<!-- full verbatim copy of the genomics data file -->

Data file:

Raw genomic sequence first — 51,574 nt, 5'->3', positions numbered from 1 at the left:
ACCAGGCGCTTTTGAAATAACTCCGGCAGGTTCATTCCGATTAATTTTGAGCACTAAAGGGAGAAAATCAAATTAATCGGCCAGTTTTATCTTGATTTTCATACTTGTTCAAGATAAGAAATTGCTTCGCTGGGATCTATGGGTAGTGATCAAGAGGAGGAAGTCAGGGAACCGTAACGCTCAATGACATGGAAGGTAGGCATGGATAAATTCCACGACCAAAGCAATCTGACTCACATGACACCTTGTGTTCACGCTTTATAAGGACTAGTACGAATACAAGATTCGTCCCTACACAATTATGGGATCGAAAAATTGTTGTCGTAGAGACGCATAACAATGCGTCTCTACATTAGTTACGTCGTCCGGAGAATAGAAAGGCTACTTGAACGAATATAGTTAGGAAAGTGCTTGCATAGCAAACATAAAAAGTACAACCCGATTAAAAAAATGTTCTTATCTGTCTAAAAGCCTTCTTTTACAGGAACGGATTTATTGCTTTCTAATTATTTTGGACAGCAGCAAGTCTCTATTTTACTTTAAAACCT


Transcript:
Raw genomic sequence first — 51,574 nt, 5'->3', positions numbered from 1 at the left:
ACCAGGCGCTTTTGAAATAACTCCGGCAGGTTCATTCCGATTAATTTTGAGCACTAAAGGGAGAAAATCAAATTAATCGGCCAGTTTTATCTTGATTTTCATACTTGTTCAAGATAAGAAATTGCTTCGCTGGGATCTATGGGTAGTGATCAAGAGGAGGAAGTCAGGGAACCGTAACGCTCAATGACATGGAAGGTAGGCATGGATAAATTCCACGACCAAAGCAATCTGACTCACATGACACCTTGTGTTCACGCTTTATAAGGACTAGTACGAATACAAGATTCGTCCCTACACAATTATGGGATCGAAAAATTGTTGTCGTAGAGACGCATAACAATGCGTCTCTACATTAGTTACGTCGTCCGGAGAATAGAAAGGCTACTTGAACGAATATAGTTAGGAAAGTGCTTGCATAGCAAACATAAAAAGTACAACCCGATTAAAAAAATGTTCTTATCTGTCTAAAAGCCTTCTTTTACAGGAACGGATTTATTGCTTTCTAATTATTTTGGACAGCAGCAAGTCTCTATTTTACTTTAAAACCT